EFFECTS OF STREET TREE SHADE ON ASPHALT CONCRETE PAVEMENT PERFORMANCE

  • Mcpherson B
  • Muchnick J
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Abstract

residential streets are inspected every 4 to 6 years, depend-ing on budget constraints. 1996 was the last year that residential streets were inspected, and over 70% of streets were in " good to very good/excellent " condition (City of Modesto 2001). Sampling Data from Modesto' s street tree inventory, geographic information system, and street services records were used to identify street segments that met the following require-ments: (1) residential streets constructed in the 1950s and 1960s, (2) majority of originally planted trees still present, and (3) segment pairs that had similar maintenance histo-ries. Forty paired segments were sampled. Each pair consisted of identically sized segments (93 to 418 m 2 [1,000 to 4,500 ft 2 ]) that came from the same roadway. The dimensions of a typical segment were 38.1 ↔ 10.7 m (125 ↔ 35 ft). Visual estimates of tree canopy size were used to pair low-shade control segments and nearby high-shade treat-ment segments. An additional 16 segments (eight pairs) could not be paired with another from the same street but were paired with segments from nearby roadways. An asphalt core was extracted and material testing performed on one core from each of these segments (16 cores) to ensure that material properties of the matched segments were similar. Kleinfelder, Inc. collected one 10 cm (4 in.) core sample per street segment and conducted four tests that assessed asphalt content, air-void content, and gradation characteris-tics. Segments that met the following criteria were consid-ered analogous and were included in the sample: 1. No more than 3% difference in air-void content between segments. 2. Segments with multiple lifts (layers) had similar ratios of the top lift thickness to the underlying lift thickness. 3. Segment construction dates were no more than 4 years apart. 4. Mixes had similar aggregate gradations. Eight segments met these criteria and were matched into four pairs. The entire sample consisted of these four pairs plus 20 pairs that had segments from the same street, for a total of 24 pairs containing 48 segments. Data Collection Tree, site, and pavement condition data were collected for each sampling segment during summer 2001. Tree data collected included species, age (planting date from the inventory database), dbh (diameter at breast height), crown diameter, tree height, bole height (ground to crown bottom), shape (silhouette of entire tree, recorded as either ellipsoid or paraboloid), crown density (at one tree-length away compared the observed crown density with percentages shown on the crown density card to the nearest 5 percent class), and curb distance (setback distance of tree to curb). Site data included sampling unit dimensions (segment length and width), street orientation (recorded as E/W or N/ S), and distance from the relative origin (corner of the segment). A sketch of each segment recorded the corner marked as the relative origin and tree coordinates. Pavement condition was assessed using protocols defined by the Metropolitan Transportation Commission (MTC 1986). Pavement data included • street name; • segment unit number; • type of distress, assessed by visual estimation: (1) alligator cracking, (2) block cracking, (3) distortions, (4) longitudinal and transverse cracking, (5) patching/ utility cut patching, 6) rutting and depressions, and (7) weathering; • amount of distress (distance measured with measuring wheel); and • severity of distress (measured in levels of low, medium, or high).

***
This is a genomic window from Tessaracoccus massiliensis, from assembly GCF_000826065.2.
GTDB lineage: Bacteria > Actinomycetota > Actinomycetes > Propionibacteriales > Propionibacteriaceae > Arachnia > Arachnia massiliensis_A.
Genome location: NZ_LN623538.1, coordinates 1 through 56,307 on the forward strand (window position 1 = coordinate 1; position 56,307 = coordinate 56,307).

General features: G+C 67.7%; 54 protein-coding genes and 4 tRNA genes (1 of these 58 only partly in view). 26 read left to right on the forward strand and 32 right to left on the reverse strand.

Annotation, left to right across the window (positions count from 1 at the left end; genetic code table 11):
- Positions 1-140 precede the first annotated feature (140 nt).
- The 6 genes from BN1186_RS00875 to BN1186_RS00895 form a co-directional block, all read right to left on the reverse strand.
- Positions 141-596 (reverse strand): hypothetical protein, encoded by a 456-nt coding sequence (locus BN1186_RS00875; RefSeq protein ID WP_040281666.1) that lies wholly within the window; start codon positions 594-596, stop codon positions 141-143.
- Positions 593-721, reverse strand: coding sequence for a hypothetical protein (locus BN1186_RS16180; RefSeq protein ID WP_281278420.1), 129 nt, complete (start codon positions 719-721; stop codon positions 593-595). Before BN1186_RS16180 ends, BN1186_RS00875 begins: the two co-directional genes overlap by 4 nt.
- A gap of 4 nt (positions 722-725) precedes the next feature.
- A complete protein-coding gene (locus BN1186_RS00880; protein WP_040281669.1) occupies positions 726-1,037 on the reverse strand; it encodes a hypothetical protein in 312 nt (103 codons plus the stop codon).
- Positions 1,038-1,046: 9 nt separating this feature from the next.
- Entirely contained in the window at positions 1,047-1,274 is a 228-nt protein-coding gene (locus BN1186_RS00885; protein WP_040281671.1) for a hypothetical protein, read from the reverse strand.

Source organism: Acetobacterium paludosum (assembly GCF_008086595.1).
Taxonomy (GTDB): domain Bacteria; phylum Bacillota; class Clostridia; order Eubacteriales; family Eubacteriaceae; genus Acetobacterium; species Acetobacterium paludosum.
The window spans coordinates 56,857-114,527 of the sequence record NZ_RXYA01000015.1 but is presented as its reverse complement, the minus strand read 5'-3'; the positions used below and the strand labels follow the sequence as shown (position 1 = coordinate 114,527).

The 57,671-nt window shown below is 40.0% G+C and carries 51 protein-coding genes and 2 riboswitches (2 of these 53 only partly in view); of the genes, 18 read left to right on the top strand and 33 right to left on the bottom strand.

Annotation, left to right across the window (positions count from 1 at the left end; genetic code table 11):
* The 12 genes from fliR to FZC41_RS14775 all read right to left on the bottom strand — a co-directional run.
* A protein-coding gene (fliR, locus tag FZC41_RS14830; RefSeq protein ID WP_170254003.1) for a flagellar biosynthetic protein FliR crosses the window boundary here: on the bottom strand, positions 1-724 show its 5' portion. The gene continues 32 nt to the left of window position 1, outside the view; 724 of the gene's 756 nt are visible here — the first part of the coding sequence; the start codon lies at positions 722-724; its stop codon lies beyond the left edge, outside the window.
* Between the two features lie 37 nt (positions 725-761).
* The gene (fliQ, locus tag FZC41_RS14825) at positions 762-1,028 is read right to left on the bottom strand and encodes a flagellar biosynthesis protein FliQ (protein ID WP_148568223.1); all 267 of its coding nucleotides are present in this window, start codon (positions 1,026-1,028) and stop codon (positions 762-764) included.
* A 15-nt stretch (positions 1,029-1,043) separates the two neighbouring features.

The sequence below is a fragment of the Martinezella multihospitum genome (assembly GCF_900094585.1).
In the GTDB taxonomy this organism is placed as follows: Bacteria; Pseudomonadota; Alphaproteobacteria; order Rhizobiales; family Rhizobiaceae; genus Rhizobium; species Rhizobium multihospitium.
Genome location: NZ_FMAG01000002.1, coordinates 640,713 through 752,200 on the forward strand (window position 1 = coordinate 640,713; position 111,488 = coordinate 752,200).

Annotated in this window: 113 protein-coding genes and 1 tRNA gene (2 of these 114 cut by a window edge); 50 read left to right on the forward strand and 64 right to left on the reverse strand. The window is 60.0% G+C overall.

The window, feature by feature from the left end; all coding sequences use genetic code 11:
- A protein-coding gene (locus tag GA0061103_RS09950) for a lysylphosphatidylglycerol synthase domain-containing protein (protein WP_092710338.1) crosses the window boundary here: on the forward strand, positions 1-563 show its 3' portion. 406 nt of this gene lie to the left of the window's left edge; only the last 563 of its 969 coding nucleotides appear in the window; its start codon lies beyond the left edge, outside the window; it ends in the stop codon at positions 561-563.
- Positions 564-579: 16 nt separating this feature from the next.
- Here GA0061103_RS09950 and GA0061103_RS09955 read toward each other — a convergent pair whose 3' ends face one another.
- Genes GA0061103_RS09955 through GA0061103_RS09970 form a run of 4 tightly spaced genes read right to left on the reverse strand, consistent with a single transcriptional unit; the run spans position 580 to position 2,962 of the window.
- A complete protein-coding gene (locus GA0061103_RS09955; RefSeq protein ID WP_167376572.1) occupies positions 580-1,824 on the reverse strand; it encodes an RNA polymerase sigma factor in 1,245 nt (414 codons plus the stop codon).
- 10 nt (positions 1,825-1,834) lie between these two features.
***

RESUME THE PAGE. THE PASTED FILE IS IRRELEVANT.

Author-supplied keywords

  • avoided repaving costs
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  • often exceed their management
  • pavement distress
  • street tree populations provide
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  • urban heat island

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Authors

  • By E Gregory Mcpherson

  • Jules Muchnick

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